- Jewellery Group, Michael Hill (MHJ) has suffered an 11.9 per cent drop in its third-quarter revenue across all stores
- Michael Hill was the first listed Australian retailer to close its doors in response to COVID-19
- Stores reported over $105 million in revenue, which is a rough $15 million decrease from the same corresponding period
- Before the virus hit, the jeweller was looking strong, with sales up nearly 2 per cent
- However, CEO Daniel Bracken is looking at the positives, claiming “a crisis always creates opportunities”
- After seeing a 50 per cent increase in online sales, Michael Hill will focus on its digital business
- Michael Hill is down 5.56 per cent on the market and selling shares for 34 cents each
Jewellery group Michael Hill (MHJ) has suffered an 11.9 per cent drop in its third FY20 quarter revenue across all stores after COVID-19 induced closures.
Its stores reported $105.06 million in revenue for the March quarter, which is down from $119.3 million this time last year.
The company showed the first glimpse of what the coronavirus impact has had on retail shops by reporting a 10.4 per cent drop in comparable sales at 162 Australian stores.
However, it was Michael Hill’s Canadian business that has so far taken the biggest hit with same-store sales dropping 21.1 per cent to $CAD20.6 million ($23.07 million).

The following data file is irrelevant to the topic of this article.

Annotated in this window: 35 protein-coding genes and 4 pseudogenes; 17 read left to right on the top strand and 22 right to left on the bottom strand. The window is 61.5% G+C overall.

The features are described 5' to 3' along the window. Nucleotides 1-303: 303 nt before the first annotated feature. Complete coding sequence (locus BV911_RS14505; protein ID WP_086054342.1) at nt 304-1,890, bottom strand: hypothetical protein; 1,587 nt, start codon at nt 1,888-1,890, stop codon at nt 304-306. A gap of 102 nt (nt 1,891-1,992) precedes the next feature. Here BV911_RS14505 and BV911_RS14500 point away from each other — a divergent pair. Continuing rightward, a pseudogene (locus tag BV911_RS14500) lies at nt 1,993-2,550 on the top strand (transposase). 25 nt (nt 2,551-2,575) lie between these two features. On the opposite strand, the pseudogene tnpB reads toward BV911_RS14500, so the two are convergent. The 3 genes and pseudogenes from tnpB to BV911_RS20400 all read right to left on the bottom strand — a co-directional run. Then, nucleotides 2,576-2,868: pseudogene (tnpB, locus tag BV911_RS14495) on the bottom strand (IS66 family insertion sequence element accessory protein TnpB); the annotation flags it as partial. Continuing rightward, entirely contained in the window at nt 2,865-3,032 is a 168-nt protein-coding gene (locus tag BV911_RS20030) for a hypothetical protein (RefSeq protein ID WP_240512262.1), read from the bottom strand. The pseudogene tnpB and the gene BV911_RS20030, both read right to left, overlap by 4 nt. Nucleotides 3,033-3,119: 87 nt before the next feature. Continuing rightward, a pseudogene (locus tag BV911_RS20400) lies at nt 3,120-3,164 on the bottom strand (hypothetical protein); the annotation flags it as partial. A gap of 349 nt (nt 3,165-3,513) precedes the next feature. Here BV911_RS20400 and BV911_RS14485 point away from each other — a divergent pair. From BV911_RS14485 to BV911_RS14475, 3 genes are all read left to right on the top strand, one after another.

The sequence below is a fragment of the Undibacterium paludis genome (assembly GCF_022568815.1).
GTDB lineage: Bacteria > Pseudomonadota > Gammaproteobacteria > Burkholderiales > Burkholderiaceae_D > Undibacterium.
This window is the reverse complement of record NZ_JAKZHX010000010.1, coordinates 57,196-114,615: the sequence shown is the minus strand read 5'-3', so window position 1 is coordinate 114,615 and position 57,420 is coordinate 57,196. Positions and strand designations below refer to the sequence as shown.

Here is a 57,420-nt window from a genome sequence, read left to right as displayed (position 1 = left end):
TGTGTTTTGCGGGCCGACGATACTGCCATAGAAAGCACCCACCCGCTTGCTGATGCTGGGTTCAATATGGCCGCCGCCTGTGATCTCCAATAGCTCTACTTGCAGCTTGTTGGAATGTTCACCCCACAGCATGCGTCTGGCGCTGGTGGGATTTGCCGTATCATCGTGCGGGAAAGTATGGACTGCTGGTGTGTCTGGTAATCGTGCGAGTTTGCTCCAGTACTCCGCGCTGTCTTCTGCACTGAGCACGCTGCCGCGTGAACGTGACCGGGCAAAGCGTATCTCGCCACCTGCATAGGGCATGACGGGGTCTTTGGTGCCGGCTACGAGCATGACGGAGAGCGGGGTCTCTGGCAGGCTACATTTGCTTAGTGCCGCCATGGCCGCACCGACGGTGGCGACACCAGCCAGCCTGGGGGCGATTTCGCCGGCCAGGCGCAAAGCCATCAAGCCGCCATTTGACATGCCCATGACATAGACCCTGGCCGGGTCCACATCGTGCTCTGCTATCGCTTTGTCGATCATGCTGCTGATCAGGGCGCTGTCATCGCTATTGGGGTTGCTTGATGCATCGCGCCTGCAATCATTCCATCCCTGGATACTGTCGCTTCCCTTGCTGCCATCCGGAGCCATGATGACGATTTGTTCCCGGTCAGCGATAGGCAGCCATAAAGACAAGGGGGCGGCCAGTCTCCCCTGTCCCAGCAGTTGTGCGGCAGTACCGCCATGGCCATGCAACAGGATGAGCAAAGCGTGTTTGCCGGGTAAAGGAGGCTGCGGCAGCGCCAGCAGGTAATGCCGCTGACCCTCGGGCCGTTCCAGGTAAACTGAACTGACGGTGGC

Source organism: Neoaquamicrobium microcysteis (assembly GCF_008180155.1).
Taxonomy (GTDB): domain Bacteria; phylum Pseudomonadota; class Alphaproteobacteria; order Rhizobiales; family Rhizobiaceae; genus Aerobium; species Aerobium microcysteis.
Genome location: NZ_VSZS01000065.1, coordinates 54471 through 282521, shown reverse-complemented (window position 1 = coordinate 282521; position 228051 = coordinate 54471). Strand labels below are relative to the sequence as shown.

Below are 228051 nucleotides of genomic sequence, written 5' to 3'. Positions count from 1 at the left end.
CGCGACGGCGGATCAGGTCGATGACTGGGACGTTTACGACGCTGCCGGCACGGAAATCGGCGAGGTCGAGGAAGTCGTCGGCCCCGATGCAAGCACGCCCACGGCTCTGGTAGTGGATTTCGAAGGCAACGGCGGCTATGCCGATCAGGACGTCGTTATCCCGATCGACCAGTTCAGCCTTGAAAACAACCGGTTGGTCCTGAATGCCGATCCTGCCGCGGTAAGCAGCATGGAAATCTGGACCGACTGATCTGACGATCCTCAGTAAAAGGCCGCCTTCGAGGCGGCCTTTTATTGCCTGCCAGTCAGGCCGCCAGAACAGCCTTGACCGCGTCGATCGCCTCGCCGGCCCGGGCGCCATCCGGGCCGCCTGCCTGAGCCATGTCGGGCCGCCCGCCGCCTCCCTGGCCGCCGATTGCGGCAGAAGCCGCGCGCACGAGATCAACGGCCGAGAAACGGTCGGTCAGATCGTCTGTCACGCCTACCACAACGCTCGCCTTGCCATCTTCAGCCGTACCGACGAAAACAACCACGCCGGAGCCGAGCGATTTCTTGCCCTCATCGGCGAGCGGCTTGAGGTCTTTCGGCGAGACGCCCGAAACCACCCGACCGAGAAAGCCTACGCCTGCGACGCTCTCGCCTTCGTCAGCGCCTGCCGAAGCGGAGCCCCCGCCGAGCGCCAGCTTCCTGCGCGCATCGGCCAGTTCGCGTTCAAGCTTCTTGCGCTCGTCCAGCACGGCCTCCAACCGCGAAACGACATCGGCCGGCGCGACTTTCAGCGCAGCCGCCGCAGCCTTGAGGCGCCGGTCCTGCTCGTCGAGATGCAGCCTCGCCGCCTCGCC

The jewellers were looking strong at the end of February, with sales up 1.8 per cent, however this took a 180-degree turn in March when COVID-19 hit.
Michael Hill was the first listed Australian retailer to close its doors in response to the virus, and other retailers quickly followed.
A silver lining is online sales have jumped by nearly 50 per cent, and the company is hoping this can offset some of the impacts from the virus.
CEO Daniel Bracken is looking at the positives and says “a crisis always creates opportunities”.
“The crisis has afforded us the ability to really focus on our digital business and we will emerge with a much bigger and stronger offering,” he said.
“The combination of strong performance leading into the crisis and the decisive actions we are taking to preserve cash and strengthen our balance sheet will leave us well-positioned to lead the market through the recovery period and we will emerge as a stronger, leaner, and more agile business,” he added.
Underpaid former Australian employees will have to wait a little longer as it postpones these payments to help the business through the crisis. But, it will be adding interest to those payments.
Due to the retail industry award rate, the jeweller owed between $10 million and $25 million to current and former staff.
Michael Hill is down 5.56 per cent on the market and selling shares for 34 cents each at 1:25 pm AEST.